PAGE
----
A Palm Beach Shores police officer has been on paid administrative leave for nearly a year following allegations he sexually harassed a civilian. But officials have no explanation why the investigation has taken so long, even though only four people were interviewed and there's no physical evidence to examine.
Janice Marintetti, who has gone public with her accusations, says she was going through a divorce in January, 2014 when Charles Hoeffer, who she knew for about three years because he regularly patrolled her neighborhood and was familiar with her and her husband, invited her for a cup of coffee with a promise that he had some information she could use against her soon-to-be ex.
According to the internal affairs investigation, Martinetti tells her story like this: After finishing his shift that day, Hoeffer picked her up in his truck and drove towards Lake Worth in search of a coffee shop. Not feeling totally comfortable, Martinetti asked Hoeffer to pull into a gas station for some bottled water -- she says she wanted surveillance cameras to record her in case anything went wrong. Afterward, Hoeffer parked in front of a derelict building and tried to put the moves on her, telling her how attracted he was to her as he grabbed her breasts. She told him to stop and he did, but then asked if they could go into the backseat for some cuddling.
"I've heard what you Palm Beach police are like," she told Hoeffer. "If you think I'm going to be a quick shag in the back of your truck, think again." But she goes to the backseat, where Hoeffer again brags her breasts. Martinetti tells him no, and he responds with "But I'm about to explode in my pants." Disgusted, she demands to be taken home.
Days later, according to Martinetti, Hoeffer barges into her home and again grabs her breasts. She responds by grabbing his testicles and saying, "How do you like it?" He says he likes it very much, actually, and she tells him to immediately leave, which he does.
Nearly two months later, Martinetti decides to make a formal complaint about the incident and PBSO is brought in to ask Martinetti questions on March 8, 2014. The investigation files show that it's not until April 29 that Palm Beach Shores Police Chief interviews Martinetti and Hoeffer is placed on administrative leave pending the investigation. And then it's not until October 2 that an interview with Hoeffer is conducted. But before he gave his statement, Hoeffer, who also serves as a police union representative, was allowed to review the statements of Martinetti and the other officers involved in the investigation.
And then on January 11, 2015, the Palm Beach Shores PD concluded that there was not enough evidence to prove Hoeffer did any wrongdoing.
There is no explanation for the large gaps in time between interviews, or why it took three months to draw a conclusion from a few statements. The investigation documents do not mention any other forms of investigation to give a reason why so much time was used to conduct. New Times reached out to Palm Beach Shores PD but they did not comment. At a town hall meeting, police department officials told community members that they were not legally allowed to talk about the case at this time.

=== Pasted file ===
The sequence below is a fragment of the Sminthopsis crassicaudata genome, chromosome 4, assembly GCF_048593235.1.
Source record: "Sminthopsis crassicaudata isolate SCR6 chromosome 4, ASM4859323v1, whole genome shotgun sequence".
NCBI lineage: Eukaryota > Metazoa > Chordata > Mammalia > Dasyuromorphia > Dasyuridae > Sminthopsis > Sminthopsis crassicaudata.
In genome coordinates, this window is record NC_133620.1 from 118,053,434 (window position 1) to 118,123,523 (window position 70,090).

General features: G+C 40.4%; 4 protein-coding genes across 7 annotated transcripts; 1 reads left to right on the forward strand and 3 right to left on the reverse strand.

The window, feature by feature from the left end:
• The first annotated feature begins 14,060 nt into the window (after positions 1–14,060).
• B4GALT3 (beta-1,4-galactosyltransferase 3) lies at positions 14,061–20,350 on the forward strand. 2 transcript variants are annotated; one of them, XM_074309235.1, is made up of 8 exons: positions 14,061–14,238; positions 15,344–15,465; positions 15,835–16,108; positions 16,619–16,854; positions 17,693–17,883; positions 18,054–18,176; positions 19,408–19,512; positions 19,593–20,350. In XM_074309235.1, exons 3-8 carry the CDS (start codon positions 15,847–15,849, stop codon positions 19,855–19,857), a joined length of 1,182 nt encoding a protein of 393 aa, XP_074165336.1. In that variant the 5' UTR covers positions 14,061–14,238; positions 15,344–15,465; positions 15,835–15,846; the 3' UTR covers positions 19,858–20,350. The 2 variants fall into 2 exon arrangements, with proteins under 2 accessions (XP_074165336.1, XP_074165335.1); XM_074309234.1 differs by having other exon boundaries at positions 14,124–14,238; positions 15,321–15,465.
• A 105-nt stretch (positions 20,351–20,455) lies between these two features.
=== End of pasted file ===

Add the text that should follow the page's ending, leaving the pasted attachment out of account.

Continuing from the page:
However, according to the investigation file, in March, Palm Beach County Police Benevolent Association attorney Gary Lippman forbade Chief Young from interviewing Hoeffer without a police union attorney present. In June, Lippman sent a letter accusing Young of talking to Martinetti about the accusations before the investigation was formally begun, which the attorney claims made Young an "identifiable witness."
Young denied he talked to Martinetti before the investigation and disputed that he was an identifiable witness.
Lippman then accused Young of talking to Hoeffer about the investigation without an attorney present because the subject of "employment options" was brought up while reiterating that the Palm Beach Shores chief was definitely a witness in the case and should reassign the investigation to another police department.
This began a legal letter tussle between Lippman and attorneys representing the town of Palm Beach Shores.
And those letters, from the first week of June, 2014, are the latest documents in the 74-page investigation file until February 12, 2015, when the investigation was officially closed.
Meanwhile, the Palm Beach Post found several other allegations of sexual assault and rape dating back to 1983 when Hoeffer was a member of the Riviera Beach Police Department. And the Palm Beach Shores PD had another instance of Hoeffer sexually harassing co-workers with unwelcome advances and a strange tendency to constantly grab his crotch in front of females.
These reports and allegations spanning 30 years were never mentioned in the 74-page investigation of Martinetti's accusations that took nearly one year to conduct.
As for Hoeffer, he has been on paid administrative leave for nearly a year. According to the notice of this so-called disciplinary action, Hoeffer is not allowed to engage in any police work and only needs to be available by phone for questioning during daytime work hours.